- I discovered in conversation that there is a toaster that will toast the image of Sarah Palin into the toast. What popped into my head immediately was “MILFtoast!”
- Annual Empty Bowl Project, which while being bitterly cold and damp, was still, as always, a most pleasant way to spend the Sunday before Thanksgiving. It’s become a tradition now that I’m growing to love.
- Another sweet day date with the hubs to a craft brewery in the Hill Country on a blustery Sunday afternoon.
- I went to a fun painting event with my coworkers, and instead of taking it all so seriously, at the end I threw in a Godzilla and a UFO and managed to win “most creative.” I liked that it made it even more awesome in the process of not taking it so seriously.
- A warmup on a chilly day and a temporary workspace.
- I spent a Saturday a little hung over and spent, and the only thing I could bring myself to commit to that evening was gratuitous pretty of “Sacred Planet”, Ron Fricke’s “Chronos” and Andy Goldsworthy’s “Rivers and Time.” It was not a day of thinking, it was a day of appreciating art and just being. Laying on the couch covered in husband and rotations of cats watching pretty.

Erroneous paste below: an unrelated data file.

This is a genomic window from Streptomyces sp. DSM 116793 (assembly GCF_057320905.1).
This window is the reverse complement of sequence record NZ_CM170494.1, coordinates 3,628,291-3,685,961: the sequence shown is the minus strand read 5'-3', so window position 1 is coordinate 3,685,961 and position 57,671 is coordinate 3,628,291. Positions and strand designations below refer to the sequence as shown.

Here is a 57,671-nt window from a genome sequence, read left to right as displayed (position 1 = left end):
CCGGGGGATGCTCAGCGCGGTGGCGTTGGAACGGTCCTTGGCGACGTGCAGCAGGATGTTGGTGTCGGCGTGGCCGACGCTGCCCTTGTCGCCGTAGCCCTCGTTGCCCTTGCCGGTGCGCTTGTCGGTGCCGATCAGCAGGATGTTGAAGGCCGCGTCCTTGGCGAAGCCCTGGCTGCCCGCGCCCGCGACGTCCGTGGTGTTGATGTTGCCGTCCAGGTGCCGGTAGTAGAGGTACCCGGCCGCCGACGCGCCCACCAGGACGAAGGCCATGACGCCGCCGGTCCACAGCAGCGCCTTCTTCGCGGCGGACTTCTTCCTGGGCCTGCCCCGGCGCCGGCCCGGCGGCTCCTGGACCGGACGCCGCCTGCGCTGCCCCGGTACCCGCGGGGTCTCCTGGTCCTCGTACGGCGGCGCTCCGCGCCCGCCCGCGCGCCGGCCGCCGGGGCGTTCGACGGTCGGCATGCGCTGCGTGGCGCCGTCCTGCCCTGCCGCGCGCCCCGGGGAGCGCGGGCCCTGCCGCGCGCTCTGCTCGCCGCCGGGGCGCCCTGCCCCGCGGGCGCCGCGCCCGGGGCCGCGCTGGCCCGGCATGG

- Early mornings.
- Tiny little Dottie Lane mashed between Henri and SirPrise. Too cute!
- Silly horse faces.
- All you can eat persimmons from a friend’s beautiful fall tree (and his antlers that he hung on it)
- Cows, and Henri, a head bigger then everyone else and lowest on the pecking order.
- New cows!
- Being present for sunset over my pond.
- The kid’s table while the mamas are off at Booty Camp.
- Put up the Christmas tree. I love love love my color changing snowflake ball ornaments…they fill me such fantastic wonderment every single year.
- The sound of the dew falling from the trees when the breeze blows, a focused little shower pitter-pattering the grass.
- The yellowing leaves coasting down from the branches, the breezes making little eddies of the drifts, hearing the leaves crackle and schwush in the wind.
- Went to sit and write and these lovely little stragglers from my trip up north fell out into my lap. I love it when I tuck little memories into tiny object for me to rediscover later!
- Most of the photos of the cows and donkeys actually turn out like this. They are always so curious!
- At the brewery, a throwback to my youth.
Life has loveliness to sell, All beautiful and splendid things, Blue waves whitened on a cliff, Soaring fire that sways and sings And children’s faces looking up Holding wonder like a cup. Life has loveliness to sell, Music like a curve of gold, Scent of pine trees in the rain, Eyes that love you, arms that hold, And for your spirit’s still delight, Holy thoughts that star the night. Spend all you have for loveliness, Buy it and never count the cost; For one white singing hour of peace Count many a year of strife well lost, And for a breath of ecstasy Give all you have been, or could be.